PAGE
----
Lessons from Twitter hell

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Lately, it seems that using Twitter can be hazardous to your company's health. Consider three recent incidents:
  • Fashion designer Kenneth Cole enraged many people in the Twittersphere last month with a tweet that took advantage of the human drama in Egypt to push a line of clothing. As the tweet went, “Millions are in uproar in #Cairo. Rumor is they heard our new spring collection is now available ...” The company later apologized for the action.
  • Earlier this month, Microsoft's Bing search engine used the earthquake and tsunami in Japan in a promotion tied to disaster relief. The company offered to donate $1 for every retweet of @bing, up to $100,000. Bing was slammed for insensitivity in using a tragedy to promote a search engine.
  • A Chrysler Group employee sent a tweet under the Chrysler account insulting Detroit drivers. “I find it ironic that Detroit is known as the #motorcity and yet no one here knows how to f-----g drive,” the message read. That snafu was particularly embarrassing in light of Chrysler's recent celebrations of Detroit in ad campaigns. Chrysler later fired its social media agency.

The fact that these were big-name consumer companies no doubt contributed to media coverage of the incidents, but there are lessons here for all marketers. Those who tweet on behalf of their brands live in glass houses, and the ease of delivering a message to a global audience can be a curse as well as a blessing.

Technology has steadily lowered the barriers to making a fool of oneself. Twitter is fast and easy and it promotes spontaneity; but it's easy to forget that it's a public medium. Every message is searchable and even archived by the Library of Congress.

The risk of misstep has only grown as businesses have adopted such clients as TweetDeck and HootSuite, which enable people to juggle multiple accounts simultaneously. At the click of a mouse, an embarrassing message about your hangover can inadvertently go out under the corporate account.

Some high-end commercial packages offer approval options that limit the potential for such damage, but only a few companies use them. For most of us, Twitter is still the Wild West.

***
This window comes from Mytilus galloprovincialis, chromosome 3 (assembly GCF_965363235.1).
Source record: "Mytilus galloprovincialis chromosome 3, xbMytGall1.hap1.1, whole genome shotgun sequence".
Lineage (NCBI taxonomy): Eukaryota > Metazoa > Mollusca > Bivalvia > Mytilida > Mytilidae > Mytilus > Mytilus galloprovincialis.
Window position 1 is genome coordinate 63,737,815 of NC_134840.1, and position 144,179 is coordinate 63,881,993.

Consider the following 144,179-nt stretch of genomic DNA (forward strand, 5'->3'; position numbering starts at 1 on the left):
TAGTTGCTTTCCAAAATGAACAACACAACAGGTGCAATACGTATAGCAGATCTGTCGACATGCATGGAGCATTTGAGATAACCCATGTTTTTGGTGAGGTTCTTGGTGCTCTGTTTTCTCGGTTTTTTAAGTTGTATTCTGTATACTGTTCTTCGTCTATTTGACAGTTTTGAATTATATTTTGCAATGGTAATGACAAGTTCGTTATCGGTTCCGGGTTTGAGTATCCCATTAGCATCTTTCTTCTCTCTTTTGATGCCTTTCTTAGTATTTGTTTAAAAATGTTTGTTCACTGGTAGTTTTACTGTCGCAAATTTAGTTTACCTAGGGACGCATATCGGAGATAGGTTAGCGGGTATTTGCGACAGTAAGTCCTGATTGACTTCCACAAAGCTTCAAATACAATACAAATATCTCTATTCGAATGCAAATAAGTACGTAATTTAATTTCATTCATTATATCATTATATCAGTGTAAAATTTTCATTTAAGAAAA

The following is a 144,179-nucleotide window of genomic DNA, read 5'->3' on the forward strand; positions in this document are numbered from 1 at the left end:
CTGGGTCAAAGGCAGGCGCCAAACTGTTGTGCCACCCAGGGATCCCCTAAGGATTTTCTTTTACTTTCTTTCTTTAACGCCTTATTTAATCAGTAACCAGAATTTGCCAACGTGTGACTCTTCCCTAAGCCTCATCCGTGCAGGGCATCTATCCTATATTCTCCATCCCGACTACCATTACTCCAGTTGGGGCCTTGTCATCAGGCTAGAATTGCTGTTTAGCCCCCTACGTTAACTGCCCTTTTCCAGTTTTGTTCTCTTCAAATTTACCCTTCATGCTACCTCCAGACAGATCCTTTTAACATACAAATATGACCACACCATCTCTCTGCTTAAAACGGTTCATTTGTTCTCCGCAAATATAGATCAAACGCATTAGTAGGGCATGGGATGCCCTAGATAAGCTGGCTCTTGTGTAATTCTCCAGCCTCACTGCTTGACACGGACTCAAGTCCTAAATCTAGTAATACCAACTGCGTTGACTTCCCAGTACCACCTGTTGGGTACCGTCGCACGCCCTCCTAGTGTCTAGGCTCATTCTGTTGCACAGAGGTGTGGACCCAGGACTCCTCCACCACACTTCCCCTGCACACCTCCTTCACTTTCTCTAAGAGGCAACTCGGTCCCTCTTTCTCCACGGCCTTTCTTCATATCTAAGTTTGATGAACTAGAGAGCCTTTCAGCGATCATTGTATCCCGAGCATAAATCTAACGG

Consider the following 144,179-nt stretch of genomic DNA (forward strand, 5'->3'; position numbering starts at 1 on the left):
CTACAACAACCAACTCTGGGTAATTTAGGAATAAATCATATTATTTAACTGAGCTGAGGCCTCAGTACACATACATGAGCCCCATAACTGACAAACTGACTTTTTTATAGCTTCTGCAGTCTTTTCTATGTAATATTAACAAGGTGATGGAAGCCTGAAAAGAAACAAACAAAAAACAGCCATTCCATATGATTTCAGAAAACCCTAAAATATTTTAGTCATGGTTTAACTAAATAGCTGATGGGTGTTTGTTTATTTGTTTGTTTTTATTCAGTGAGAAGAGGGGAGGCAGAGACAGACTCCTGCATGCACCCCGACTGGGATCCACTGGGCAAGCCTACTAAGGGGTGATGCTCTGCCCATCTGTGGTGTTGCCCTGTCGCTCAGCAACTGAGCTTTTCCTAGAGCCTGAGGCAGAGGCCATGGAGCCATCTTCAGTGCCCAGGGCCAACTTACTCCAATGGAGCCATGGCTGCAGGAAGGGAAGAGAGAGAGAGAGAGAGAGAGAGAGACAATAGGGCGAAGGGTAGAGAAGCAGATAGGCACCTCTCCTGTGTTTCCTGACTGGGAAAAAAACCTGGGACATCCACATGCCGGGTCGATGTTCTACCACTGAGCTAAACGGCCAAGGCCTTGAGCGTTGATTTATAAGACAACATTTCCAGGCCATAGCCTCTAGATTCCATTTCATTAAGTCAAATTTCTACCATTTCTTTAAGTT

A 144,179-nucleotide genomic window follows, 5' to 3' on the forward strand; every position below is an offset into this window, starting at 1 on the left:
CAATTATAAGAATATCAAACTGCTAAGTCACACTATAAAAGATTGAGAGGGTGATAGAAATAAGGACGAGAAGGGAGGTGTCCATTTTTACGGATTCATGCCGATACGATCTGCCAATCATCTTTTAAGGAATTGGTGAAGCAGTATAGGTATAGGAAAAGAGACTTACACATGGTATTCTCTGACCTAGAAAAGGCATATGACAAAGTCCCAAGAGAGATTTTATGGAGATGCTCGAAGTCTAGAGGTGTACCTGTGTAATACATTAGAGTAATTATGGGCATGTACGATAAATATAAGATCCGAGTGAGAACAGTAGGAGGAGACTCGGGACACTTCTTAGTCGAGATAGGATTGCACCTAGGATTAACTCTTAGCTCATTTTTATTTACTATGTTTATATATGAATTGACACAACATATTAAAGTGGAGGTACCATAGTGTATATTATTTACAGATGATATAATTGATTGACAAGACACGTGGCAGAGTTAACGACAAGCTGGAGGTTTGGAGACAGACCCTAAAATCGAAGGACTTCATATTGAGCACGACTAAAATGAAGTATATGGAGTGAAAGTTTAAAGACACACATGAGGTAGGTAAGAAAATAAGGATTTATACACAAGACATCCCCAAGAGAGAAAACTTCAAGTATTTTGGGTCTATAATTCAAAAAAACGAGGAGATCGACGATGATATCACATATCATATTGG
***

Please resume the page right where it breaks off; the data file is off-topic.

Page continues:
There's still a vast disconnect between businesses' enthusiasm for social media and their ability to use it effectively. The Halo Group recently surveyed attendees and found that 96% were using social media marketing, but only 9% had a social media training program for their staffs. These companies are playing with fire.

Ironically, in each of these cases, the communicators were supposedly knowledgeable spokesman who could be trusted to represent their organizations. Kenneth Cole and Bing went public with promotions that probably would have raised alarms if vetted in advance. The guy at Chrysler's agency was just reckless.

Don't expect Twitter to solve this problem for you. If you're going to use the tool as a marketing device, it's your responsibility to teach your people how to do that. It's been said that the Internet is the greatest focus group ever invented. But unlike social media, focus groups take place behind closed doors.

When using social media, don't say anything that you wouldn't want to see the next day in The New York Times. Because you just might.

Paul Gillin is an Internet marketing consultant and the author of three books about social media. He also writes the “New Channels” column in BtoB.

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